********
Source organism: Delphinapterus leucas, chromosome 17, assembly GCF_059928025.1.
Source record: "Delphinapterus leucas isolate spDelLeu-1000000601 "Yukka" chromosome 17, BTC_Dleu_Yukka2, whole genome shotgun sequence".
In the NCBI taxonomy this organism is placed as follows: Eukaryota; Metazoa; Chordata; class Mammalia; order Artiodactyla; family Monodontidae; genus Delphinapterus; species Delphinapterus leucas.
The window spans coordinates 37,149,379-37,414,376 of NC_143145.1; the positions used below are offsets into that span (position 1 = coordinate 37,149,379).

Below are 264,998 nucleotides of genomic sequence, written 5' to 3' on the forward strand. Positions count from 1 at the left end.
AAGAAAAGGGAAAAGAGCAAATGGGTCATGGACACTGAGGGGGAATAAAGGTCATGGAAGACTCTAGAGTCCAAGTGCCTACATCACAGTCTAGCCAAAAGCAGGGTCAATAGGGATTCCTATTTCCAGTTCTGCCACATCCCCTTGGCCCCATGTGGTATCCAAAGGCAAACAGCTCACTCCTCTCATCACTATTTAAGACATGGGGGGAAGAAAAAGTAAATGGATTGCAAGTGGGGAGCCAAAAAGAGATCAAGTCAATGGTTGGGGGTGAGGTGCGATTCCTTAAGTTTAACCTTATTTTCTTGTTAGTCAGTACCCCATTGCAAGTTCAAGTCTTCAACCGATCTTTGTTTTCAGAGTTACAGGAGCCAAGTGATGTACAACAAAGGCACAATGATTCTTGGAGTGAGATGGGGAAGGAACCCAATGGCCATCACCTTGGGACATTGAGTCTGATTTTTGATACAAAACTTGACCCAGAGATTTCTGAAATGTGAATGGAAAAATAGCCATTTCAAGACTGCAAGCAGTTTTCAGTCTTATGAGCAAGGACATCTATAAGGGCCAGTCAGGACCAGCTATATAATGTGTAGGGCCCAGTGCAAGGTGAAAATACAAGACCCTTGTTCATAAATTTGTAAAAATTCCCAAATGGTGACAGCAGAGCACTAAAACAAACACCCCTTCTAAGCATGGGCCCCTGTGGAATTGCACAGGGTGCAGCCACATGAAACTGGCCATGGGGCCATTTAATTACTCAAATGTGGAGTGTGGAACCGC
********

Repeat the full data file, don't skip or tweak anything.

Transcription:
Source organism: Delphinapterus leucas, chromosome 17, assembly GCF_059928025.1.
Source record: "Delphinapterus leucas isolate spDelLeu-1000000601 "Yukka" chromosome 17, BTC_Dleu_Yukka2, whole genome shotgun sequence".
In the NCBI taxonomy this organism is placed as follows: Eukaryota; Metazoa; Chordata; class Mammalia; order Artiodactyla; family Monodontidae; genus Delphinapterus; species Delphinapterus leucas.
The window spans coordinates 37,149,379-37,414,376 of NC_143145.1; the positions used below are offsets into that span (position 1 = coordinate 37,149,379).

Below are 264,998 nucleotides of genomic sequence, written 5' to 3' on the forward strand. Positions count from 1 at the left end.
AAGAAAAGGGAAAAGAGCAAATGGGTCATGGACACTGAGGGGGAATAAAGGTCATGGAAGACTCTAGAGTCCAAGTGCCTACATCACAGTCTAGCCAAAAGCAGGGTCAATAGGGATTCCTATTTCCAGTTCTGCCACATCCCCTTGGCCCCATGTGGTATCCAAAGGCAAACAGCTCACTCCTCTCATCACTATTTAAGACATGGGGGGAAGAAAAAGTAAATGGATTGCAAGTGGGGAGCCAAAAAGAGATCAAGTCAATGGTTGGGGGTGAGGTGCGATTCCTTAAGTTTAACCTTATTTTCTTGTTAGTCAGTACCCCATTGCAAGTTCAAGTCTTCAACCGATCTTTGTTTTCAGAGTTACAGGAGCCAAGTGATGTACAACAAAGGCACAATGATTCTTGGAGTGAGATGGGGAAGGAACCCAATGGCCATCACCTTGGGACATTGAGTCTGATTTTTGATACAAAACTTGACCCAGAGATTTCTGAAATGTGAATGGAAAAATAGCCATTTCAAGACTGCAAGCAGTTTTCAGTCTTATGAGCAAGGACATCTATAAGGGCCAGTCAGGACCAGCTATATAATGTGTAGGGCCCAGTGCAAGGTGAAAATACAAGACCCTTGTTCATAAATTTGTAAAAATTCCCAAATGGTGACAGCAGAGCACTAAAACAAACACCCCTTCTAAGCATGGGCCCCTGTGGAATTGCACAGGGTGCAGCCACATGAAACTGGCCATGGGGCCATTTAATTACTCAAATGTGGAGTGTGGAACCGC